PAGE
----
Over their life together they have seven children. Two of which are born in Scotland with four born in England and the seventh, my great grandfather, born in France. This last child is registered as a British subject and is christened in Lasswade, back in Scotland, and so his details were to be found on the ScotlandsPeople website.

With the recent launch online of The British Newspaper Archive at http://www.britishnewspaperarchive.co.uk/
I have, at last, gained more information that has allowed me to find out more about the business of my 2x great-grandfather, through a report on the tragic death of one of his other sons: William.

William Wemyss Frewen Hay died at the age of 30 from a fall over the cliffs in Alderney on a visit to the garrison there. In the newspaper article it stated that he was the son of the late Charles Crossland Hay of the firm Hay, Merricks & Co of Roslin.
Hay Merricks Gunpowder on a website
Now I could start using the search engines to find out about the company, but first of all I did a search of the newspapers for the business. I was rewarded by finding advertisements for their “Sporting Gunpowder” in papers from all over the country.

I went on to find samples of the gunpowder for sale at Christie’s and books mentioning the products digitised and on Google books.

Looking at a map I could also see that Roslin is but a stones throw away from Auchendinny and from the Lasswade parish church, so explaining the family’s link to the area.

On Google Books, I came across a Report from the Select Committee of the House of Commons in 1837-8 dealing with the effect of fictitious votes in Scotland after the Reform Act brought in by the Whigs. There is a list of voters and how they voted included in the document, something that would be unthinkable today. The four business partners of Hay, Merricks & Company of Roslin Powder Mills, which include Charles Crossland Hay, are all recorded as being voters for the Whig party in the years between 1832 to1850 at Roslin.

So now I have ascertained that my ancestor voted for the Whig party and was involved in the manufacture of gunpowder and all this has flowed from a newspaper report into the horrific, slow, painful death of his second son William in 1867 on Alderney, and who was actually born in 1836, two years before the report on fictitious votes was published.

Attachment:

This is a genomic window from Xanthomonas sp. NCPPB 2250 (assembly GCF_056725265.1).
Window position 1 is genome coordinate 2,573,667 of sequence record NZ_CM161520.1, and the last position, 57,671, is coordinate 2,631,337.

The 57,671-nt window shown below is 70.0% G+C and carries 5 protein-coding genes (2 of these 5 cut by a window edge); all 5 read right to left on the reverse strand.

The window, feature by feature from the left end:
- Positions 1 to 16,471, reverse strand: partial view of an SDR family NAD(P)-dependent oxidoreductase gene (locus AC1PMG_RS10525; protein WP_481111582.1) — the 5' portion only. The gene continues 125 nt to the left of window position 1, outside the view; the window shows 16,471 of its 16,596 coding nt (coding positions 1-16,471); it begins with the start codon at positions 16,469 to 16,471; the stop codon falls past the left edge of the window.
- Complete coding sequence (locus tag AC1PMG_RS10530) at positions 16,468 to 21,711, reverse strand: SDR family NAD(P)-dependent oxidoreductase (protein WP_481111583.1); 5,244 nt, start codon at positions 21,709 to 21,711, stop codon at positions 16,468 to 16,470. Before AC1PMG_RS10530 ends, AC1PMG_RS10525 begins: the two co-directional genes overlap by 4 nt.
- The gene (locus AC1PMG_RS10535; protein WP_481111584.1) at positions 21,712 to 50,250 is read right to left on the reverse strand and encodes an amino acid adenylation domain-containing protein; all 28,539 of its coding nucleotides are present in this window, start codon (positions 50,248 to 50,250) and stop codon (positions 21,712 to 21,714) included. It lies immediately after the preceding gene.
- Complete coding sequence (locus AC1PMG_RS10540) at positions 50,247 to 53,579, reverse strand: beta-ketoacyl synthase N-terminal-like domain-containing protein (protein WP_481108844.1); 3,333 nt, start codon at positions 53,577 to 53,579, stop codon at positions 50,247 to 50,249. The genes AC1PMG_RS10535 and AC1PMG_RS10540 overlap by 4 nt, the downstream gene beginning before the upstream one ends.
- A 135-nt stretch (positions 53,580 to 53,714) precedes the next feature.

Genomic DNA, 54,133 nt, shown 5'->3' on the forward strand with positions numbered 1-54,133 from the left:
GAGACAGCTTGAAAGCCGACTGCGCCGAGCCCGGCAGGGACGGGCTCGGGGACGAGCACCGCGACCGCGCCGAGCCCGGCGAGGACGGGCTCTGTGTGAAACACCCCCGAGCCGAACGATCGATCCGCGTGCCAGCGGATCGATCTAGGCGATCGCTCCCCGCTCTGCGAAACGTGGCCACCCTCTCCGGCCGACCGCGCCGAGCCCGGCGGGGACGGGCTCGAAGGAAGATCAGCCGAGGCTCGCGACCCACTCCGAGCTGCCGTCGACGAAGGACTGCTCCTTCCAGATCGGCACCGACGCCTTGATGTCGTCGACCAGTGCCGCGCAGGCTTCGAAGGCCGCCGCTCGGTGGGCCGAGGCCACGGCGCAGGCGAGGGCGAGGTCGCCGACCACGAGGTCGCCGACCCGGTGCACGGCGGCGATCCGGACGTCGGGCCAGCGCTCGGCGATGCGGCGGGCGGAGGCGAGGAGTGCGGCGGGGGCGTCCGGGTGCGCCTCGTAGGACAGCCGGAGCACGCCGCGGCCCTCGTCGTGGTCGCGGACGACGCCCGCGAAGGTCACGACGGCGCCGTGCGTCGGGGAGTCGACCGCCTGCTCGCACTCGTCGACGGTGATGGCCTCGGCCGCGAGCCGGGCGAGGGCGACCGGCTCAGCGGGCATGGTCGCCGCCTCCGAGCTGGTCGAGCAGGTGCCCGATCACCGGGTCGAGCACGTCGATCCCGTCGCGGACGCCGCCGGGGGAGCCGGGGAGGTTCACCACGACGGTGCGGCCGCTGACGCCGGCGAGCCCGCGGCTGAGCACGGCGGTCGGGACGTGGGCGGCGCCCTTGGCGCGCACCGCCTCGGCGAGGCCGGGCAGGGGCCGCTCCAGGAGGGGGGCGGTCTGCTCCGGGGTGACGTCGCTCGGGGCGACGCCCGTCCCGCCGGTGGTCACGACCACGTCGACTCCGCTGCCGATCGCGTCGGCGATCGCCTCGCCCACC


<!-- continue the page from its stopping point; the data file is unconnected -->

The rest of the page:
What this shows me, is how events that occur at different points in a timeline and which get reported, can so easily unlock brick walls that occur at other times in the timeline.

 


Disclosure: Compensated Affiliate links used above.

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Family Tree Brick Wall Solved By British Newspaper Archive

British Newspaper ArchiveI have happily been spending some time looking around the newly launched British Newspaper Archive in the hope of finding ancestors from my family tree mentioned in articles or advertisements.

I can report that I have had some brilliant luck with some and no luck at all with others. I also have noticed that you have to deploy a lateral thought process to the search for a name mentioned in an article as an ancestor may have been named in full, or with initials or been misspelt by the journalist writing the piece.

Many results are clear and you can decide to save them by bookmarking them on the site. Some selections are, however, not so clear. The tip I would give you is to try and read the snippets, next to the results, with an open mind. On quite a few occasions my brain could make sense of the Gobbledygook that the optical character recognition OCR reports back for that article and recognised family names or places that otherwise would be disregarded as meaningless characters.

For example: 

At Cuttlehill Farm, Cross?ates. wit I I 12th ir.st., Helen Carmichael, wire of Jo»B| I jL C. Foord...

becomes: At Cuttlehill Farm, Crossgates. On the 12th instance, Helen Carmichael, wife of John I L C Foord

And now on to my discovery. I have, for some time, known of a 2x great-uncle that had been killed from a fall over the cliffs in Alderney and buried back on the English mainland near Weymouth. I had first come across this fact in a privately published book on the monumental inscriptions of a church in Cheltenham. In Christ Church Cheltenham there is a monument on the wall to his parents and at some time a local historian had written not only about the people commemorated by these plaques but also about their family.

As I am resident in Jersey I was intrigued to find that there was a family connection to the more northerly Channel Island and yet I had found nothing to explain how one of my ancestors had met his demise there. A few minutes on The British Newspaper Archive has solved this for me and I am now investigating this further.

To take a look at this great new resource for family historians go to:

http://www.britishnewspaperarchive.co.uk